A Lesson from History
An important lesson taught throughout history is that everything must come to an end.
In all of my martial arts training, one of the most important lessons I have learned is how not to hold on both physically and mentally. Without learning this lesson, one's opponent immediately gains the advantage. So, why is it that so many martial artists cannot demonstrate an understanding of this lesson by clearly being unable to let go of the past? Why have they not accepted the fate of the martial arts world and begun the next stage of its evolution for the sake of the next generation? A disappointing truth is that our world can no longer thrive on ancient methods and traditional ways of thinking and acting. Not because they don't matter, but because much of the rest of the world is moving forward and shedding the parts that no longer serve their current direction (including certain aspects of martial arts). Why are we not doing the same?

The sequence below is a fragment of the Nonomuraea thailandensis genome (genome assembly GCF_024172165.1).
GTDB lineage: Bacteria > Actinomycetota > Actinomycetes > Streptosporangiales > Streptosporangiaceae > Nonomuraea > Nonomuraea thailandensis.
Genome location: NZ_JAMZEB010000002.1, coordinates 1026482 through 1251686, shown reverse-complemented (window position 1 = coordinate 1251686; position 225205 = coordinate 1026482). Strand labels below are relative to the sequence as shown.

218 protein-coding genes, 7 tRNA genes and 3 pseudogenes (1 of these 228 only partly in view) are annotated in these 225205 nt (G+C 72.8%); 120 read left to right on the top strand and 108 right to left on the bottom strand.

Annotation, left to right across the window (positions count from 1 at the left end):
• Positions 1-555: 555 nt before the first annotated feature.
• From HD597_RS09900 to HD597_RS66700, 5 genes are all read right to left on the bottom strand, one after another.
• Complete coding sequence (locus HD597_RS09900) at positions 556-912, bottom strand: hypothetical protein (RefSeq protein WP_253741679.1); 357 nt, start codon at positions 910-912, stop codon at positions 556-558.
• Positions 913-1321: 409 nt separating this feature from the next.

Martial arts was brought to life by ancient wisdom, cultural transformation, and the gifts of nature. This life will soon expire if we do not begin to take action and shed the skin that has been peeling off for the last century. Therefore, I am urging you and every other martial artist to think seriously about the future of martial arts because the unwillingness to accept one's fate is futile, guaranteed. Furthermore, many years from now, you and I will be looked upon as the ancients of martial arts, and we will either be praised or we will be criticized for doing (or not doing) what was necessary.
So, better than history coming to an abrupt "end", how about we look at it as a "new beginning".
Ask the Right Questions
Here are some questions we can begin to ask ourselves regarding the fate of the martial arts world: